DEA Agent: Bitcoin Now Used More for Speculation Than Drug Deals

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According to a DEA agent, far more Bitcoin is being used for speculation than to facilitate crimes. That said, the number of Bitcoin used in various criminal acts is still rising.

DEA Use Blockchain Analysis to Identify Those Using Bitcoin for Illegal Purposes

It used to be the case that most Bitcoin being transacted was used illegally.

When Lilita Infante of the U.S. Drug Enforcement Administration (DEA) first began to notice the cryptocurrency appearing in her cases, data derived from the ledger of transactions showed that around 90% of all Bitcoin moving between wallets was associated with crimes. This number has shrunk considerably to just 10%.

Speculative uses are now responsible for most transactions today.

However, criminals are still using Bitcoin. In fact, according to Infante, the total volume of transactions used to facilitate crimes has rocketed since the digital currency first began to receive media coverage for its use on dark web marketplaces such as Silk Road. She told Bloomberg about the trends she’s noticed:

“The volume has grown tremendously, the amount of transactions and the dollar value has grown tremendously over the years in criminal activity, but the ratio has decreased… The majority of transactions are used for price speculation.”

Infante is a special agent at the DEA. She works on a 10-person task force responsible for investigating cyber crimes. This predominately involves cases where criminals have used the dark web and virtual currencies. Her Cyber Investigative Task Force also works closely with the FBI, and the Bureau of Alcohol, Tobacco, Firearms and Explosives.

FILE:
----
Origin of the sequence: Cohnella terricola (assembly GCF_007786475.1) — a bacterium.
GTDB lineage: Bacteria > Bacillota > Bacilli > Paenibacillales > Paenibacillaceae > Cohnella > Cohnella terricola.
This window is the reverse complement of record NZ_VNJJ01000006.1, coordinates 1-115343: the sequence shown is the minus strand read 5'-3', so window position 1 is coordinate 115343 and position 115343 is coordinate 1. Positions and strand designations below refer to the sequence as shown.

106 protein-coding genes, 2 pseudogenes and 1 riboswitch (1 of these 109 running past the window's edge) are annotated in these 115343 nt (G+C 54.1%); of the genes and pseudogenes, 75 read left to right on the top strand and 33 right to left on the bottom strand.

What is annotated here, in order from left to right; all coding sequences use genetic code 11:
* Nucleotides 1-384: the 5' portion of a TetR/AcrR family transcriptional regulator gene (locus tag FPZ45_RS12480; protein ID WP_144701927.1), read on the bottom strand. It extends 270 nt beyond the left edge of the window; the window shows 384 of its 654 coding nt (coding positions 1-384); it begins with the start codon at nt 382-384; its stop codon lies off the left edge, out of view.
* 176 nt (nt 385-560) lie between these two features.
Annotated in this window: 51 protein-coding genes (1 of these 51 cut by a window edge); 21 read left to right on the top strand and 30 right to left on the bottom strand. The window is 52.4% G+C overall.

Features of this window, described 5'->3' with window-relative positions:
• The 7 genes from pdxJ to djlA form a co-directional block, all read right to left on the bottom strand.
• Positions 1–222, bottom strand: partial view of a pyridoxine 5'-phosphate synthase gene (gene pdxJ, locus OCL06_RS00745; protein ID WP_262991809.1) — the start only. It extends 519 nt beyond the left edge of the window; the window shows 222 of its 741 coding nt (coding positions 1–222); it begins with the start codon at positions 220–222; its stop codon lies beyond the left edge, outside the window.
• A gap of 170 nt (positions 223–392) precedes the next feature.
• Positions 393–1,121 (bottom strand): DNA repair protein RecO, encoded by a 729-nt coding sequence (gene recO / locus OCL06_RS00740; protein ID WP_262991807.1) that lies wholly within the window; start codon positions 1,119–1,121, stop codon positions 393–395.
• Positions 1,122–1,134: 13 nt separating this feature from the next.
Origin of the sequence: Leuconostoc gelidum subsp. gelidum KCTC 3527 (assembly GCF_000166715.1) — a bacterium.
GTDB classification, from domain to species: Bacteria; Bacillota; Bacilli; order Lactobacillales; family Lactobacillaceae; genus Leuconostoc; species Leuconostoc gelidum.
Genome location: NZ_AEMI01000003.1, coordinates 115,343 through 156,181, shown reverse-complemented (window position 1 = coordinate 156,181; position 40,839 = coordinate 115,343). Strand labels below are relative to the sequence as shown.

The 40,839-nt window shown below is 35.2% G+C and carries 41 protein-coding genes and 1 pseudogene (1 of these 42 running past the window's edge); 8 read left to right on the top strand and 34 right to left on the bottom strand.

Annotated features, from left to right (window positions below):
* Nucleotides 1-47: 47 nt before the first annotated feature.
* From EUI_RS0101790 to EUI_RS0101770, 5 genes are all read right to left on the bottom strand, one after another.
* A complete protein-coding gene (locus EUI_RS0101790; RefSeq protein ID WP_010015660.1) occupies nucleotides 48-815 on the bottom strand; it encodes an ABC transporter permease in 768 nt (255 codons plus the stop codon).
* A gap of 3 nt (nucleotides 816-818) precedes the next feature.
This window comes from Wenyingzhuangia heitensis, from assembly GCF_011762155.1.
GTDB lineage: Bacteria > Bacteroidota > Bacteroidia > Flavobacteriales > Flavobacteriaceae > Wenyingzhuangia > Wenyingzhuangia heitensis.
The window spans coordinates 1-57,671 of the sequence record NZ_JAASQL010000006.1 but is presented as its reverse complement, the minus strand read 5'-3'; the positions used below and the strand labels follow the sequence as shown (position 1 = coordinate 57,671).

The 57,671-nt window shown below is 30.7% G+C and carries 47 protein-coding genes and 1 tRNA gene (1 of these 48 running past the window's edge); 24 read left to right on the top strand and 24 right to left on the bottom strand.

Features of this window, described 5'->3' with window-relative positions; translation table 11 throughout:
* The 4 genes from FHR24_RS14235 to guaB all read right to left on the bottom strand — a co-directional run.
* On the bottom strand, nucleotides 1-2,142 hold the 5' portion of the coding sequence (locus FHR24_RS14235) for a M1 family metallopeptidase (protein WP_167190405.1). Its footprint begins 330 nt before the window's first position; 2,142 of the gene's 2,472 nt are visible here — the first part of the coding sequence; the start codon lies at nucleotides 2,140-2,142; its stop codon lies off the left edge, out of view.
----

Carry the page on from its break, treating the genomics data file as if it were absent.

Such findings run contrary to the narrative painted in mainstream media of the digital currency. Many still believe that Bitcoin is only useful because it provides an anonymous form of currency for use in drug deals and other criminal acts.

However, more criminals are realising that Bitcoin offers very little in the way of privacy to its users. Investigators such as Infante can use the immutable ledger of transactions that is central to the cryptocurrency to trace where funds have come from and where they are going. This can then be used to identify those engaging in criminal activity using Bitcoin and other cryptocurrencies.

Recently, users of dark web services are increasingly turning to alternative currencies such as Monero or Zcash to transact more anonymously. Infante claims that her department have ways of tracking those too although the shielded transactions that are made possible by such privacy-focused currencies are certainly more challenging to trace.

That said, the figures Infante states indicate that most criminals are still using Bitcoin as a means of payment for more than just drug deals. Criminal networks are increasingly finding digital currencies useful for other purposes. These include cross-border payments and money laundering.

Infante doesn’t believe that the use of digital currencies for illegal means will end anytime soon. In fact, since most cryptos are based on blockchain technology, she actually says that she would prefer them:

“The blockchain actually gives us a lot of tools to be able to identify people… I actually want them to keep using them.”

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